Athena Lamberis

CONNECT BACK TO NATURE: Urban Food Foraging

In Friend's Kitchens, Stories, Travel on March 17, 2014 at 14:44

The culinary-linguist-athena lamberis-baby chesnut tree-urban food forage The culinary-linguist-athena lamberis-yellow plums-urban food forageThe more time we spend using whole food ingredients, the more curious we become of their source and qualities.  We may begin to ask questions such as -

“How do eggplants grow?”

“Can I eat the green tops of carrots?”

“What can grape leaves be used for?”

“Are those mulberries?”

Our curiosity for nature and an urge to explore these questions is a path towards connecting us back into nature.  One of the most natural ways to do this is through food. Now, we don’t all have to rush to live on a rural farm with a small permaculture food garden and chickens running around.  There are many ways to understand and connect back to nature from right where we live.

According to Carolyn Steele, our cities have been shaped through food.  So the way I see it, we can continue to shape our cities in a positive eco-friendly design by the way we choose to eat.  One simple way to connect to your natural urban surroundings is to explore the opportunity to urban food forage.  Urban food foraging is an act by simply exploring the natural surroundings in your neighbourhood i.e. parks, sidewalks, tree-lined street, and learning to observing and identify the plants and trees that grow in order to harvest them responsibly (i.e. leave some for your neighbours).  This is a step in becoming a local food gatherer-forager.

Ishay Govender-Ypma from Food and the Fabulous asked me to give some tips for foraging wild foods in our urban environment for the lifestyle and travel in-flight magazine Juice

This is what I had to say:

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1.  Go on an ‘urban safari’ in your neighborhood. Research the leaves, fruit and herbs you pick at home before you eat anything.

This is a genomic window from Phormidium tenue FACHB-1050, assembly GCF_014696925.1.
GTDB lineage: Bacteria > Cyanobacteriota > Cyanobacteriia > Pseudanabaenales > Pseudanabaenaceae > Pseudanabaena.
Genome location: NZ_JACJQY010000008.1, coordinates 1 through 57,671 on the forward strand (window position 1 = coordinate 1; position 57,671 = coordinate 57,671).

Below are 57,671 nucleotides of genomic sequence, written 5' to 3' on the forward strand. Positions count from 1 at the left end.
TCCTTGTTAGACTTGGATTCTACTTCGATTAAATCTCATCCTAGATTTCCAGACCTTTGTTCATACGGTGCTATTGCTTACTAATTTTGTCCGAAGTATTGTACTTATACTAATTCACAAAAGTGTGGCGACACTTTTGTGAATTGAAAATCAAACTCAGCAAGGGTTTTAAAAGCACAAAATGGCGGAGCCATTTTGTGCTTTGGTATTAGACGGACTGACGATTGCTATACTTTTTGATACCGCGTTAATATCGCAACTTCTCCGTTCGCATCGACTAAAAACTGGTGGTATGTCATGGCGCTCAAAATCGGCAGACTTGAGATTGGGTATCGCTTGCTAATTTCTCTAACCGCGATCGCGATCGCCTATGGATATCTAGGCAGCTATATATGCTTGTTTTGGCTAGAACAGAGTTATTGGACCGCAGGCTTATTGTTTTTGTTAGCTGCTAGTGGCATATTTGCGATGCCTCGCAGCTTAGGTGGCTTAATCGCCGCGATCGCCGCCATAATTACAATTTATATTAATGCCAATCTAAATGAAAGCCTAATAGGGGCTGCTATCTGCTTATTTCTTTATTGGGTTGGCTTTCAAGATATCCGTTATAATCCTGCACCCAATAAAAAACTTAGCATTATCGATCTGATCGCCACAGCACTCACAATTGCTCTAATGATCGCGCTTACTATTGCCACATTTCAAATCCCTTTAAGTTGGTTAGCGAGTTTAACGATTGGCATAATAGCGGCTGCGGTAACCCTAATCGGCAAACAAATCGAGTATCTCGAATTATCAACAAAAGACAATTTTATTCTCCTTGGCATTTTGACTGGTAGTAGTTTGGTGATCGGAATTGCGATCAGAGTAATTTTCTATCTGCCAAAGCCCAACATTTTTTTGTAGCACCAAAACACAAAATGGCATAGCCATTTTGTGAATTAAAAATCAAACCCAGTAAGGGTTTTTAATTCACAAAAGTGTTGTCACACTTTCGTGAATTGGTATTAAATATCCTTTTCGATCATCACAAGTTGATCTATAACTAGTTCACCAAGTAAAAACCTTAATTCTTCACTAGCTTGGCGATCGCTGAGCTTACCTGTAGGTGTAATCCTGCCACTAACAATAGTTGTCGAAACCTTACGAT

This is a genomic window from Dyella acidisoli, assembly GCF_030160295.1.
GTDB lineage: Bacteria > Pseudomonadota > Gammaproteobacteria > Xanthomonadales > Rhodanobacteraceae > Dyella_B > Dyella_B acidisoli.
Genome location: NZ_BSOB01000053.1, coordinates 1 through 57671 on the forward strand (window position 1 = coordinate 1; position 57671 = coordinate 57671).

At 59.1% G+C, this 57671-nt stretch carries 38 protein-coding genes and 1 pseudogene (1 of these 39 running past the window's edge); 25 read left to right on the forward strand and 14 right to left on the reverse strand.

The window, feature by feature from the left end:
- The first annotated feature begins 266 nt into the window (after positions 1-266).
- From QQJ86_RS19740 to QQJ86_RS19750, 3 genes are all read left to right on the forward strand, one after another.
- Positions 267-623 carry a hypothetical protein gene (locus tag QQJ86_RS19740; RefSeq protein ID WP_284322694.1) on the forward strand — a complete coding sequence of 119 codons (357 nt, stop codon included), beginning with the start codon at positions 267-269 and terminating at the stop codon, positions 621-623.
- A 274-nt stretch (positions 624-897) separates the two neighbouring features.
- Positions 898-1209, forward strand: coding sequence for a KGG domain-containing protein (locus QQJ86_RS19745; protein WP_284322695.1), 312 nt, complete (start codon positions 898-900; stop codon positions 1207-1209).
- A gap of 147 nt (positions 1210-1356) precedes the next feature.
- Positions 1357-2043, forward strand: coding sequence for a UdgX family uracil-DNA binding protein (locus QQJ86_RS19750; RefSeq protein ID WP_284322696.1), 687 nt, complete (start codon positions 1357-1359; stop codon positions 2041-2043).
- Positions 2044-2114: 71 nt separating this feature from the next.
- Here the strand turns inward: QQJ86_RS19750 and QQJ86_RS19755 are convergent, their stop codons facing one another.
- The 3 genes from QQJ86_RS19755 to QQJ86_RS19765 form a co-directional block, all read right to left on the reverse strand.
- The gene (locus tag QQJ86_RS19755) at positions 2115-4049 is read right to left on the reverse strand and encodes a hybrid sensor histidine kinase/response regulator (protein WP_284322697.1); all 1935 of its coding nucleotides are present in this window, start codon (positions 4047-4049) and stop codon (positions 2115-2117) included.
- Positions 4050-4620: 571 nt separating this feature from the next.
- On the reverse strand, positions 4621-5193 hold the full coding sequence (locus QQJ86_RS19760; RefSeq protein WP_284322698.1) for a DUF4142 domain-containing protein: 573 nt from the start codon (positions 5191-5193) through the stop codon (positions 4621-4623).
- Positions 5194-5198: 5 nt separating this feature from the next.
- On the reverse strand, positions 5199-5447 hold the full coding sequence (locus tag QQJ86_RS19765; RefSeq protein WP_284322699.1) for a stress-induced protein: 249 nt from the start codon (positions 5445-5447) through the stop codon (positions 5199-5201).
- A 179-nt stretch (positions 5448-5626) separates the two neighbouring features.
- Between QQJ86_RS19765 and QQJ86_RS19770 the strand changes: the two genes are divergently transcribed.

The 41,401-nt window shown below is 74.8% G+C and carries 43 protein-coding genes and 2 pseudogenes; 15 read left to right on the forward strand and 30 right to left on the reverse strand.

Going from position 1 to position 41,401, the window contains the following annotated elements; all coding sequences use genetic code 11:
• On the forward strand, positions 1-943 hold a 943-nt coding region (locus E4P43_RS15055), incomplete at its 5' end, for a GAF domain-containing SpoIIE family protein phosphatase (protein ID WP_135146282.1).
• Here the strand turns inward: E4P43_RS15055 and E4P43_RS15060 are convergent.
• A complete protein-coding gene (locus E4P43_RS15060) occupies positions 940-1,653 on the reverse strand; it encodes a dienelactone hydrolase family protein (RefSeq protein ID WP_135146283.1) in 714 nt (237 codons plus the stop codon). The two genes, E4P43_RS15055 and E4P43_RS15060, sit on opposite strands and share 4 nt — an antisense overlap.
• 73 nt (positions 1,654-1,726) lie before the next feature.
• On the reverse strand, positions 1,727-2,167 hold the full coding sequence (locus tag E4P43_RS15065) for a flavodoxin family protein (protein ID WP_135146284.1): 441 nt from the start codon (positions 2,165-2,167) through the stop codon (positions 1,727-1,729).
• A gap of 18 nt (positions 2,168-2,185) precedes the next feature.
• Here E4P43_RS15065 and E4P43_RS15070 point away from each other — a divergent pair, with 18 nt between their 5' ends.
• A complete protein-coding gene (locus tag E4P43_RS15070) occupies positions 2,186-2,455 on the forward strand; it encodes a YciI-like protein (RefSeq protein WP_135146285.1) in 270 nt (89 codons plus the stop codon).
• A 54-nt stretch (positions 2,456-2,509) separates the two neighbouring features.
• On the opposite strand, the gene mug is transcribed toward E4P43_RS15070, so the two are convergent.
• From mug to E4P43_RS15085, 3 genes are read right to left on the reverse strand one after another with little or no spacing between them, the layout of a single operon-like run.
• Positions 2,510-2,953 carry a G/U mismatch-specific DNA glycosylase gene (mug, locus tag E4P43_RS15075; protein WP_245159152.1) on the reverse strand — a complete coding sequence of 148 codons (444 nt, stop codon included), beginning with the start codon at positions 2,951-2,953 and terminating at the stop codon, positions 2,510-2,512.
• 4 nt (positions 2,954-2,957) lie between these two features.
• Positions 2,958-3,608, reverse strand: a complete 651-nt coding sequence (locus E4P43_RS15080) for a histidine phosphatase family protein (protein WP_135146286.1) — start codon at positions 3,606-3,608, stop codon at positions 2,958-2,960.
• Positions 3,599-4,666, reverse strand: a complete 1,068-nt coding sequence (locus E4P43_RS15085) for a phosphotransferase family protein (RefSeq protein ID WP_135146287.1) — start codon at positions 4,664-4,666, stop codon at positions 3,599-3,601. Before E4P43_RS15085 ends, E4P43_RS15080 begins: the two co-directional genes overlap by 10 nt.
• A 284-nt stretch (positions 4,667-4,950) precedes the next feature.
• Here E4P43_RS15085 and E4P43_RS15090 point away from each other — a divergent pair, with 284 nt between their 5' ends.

2. Accompany an experienced friend or guide.

3. Think of urban landscapes as a living and growing food farm.  As your confidence grows, you’ll become in tune with the cycles and seasons.

4. Visit local nurseries to familiarise yourself with the plants, in order to aid identification.

5. Borrow or buy a glossary of herbs or indigenous plants.

6. Educated yourself by attending talks and workshops.

7. Contact your municipality to plant common food trees in local parks such as fig, pomegranate, waterberry, and wild olive.

8. Start with easily identifiable herbs like rosemary and lavender. Use them in salves and strain in hot water.

9.  Avoid high traffic areas that are often sprayed with chemicals

10. Always wash plants/fruits before you prepare them.

Read the full article, Local Hunter-Gatherers,  and learn about the chef Shaun Schoeman of Solms-Delta, Mushroom cultivator Gary Goldman, and Cape Town foragers, Charles Standing and Loubie Rusch.

Do you have any more tips to add from your wild food foraging adventures?  Please share!

The Culinary Linguist-urban-food-pomegrantes-cape town

AthenaLamberis-wildplums

 

 

 

 

 

 

 

 

 

Stay tuned for a local urban food – hunter – gatherer challenge! culinary-linguist-connect-back to nature through food

Inspiring Food Projects: Eco-Innovations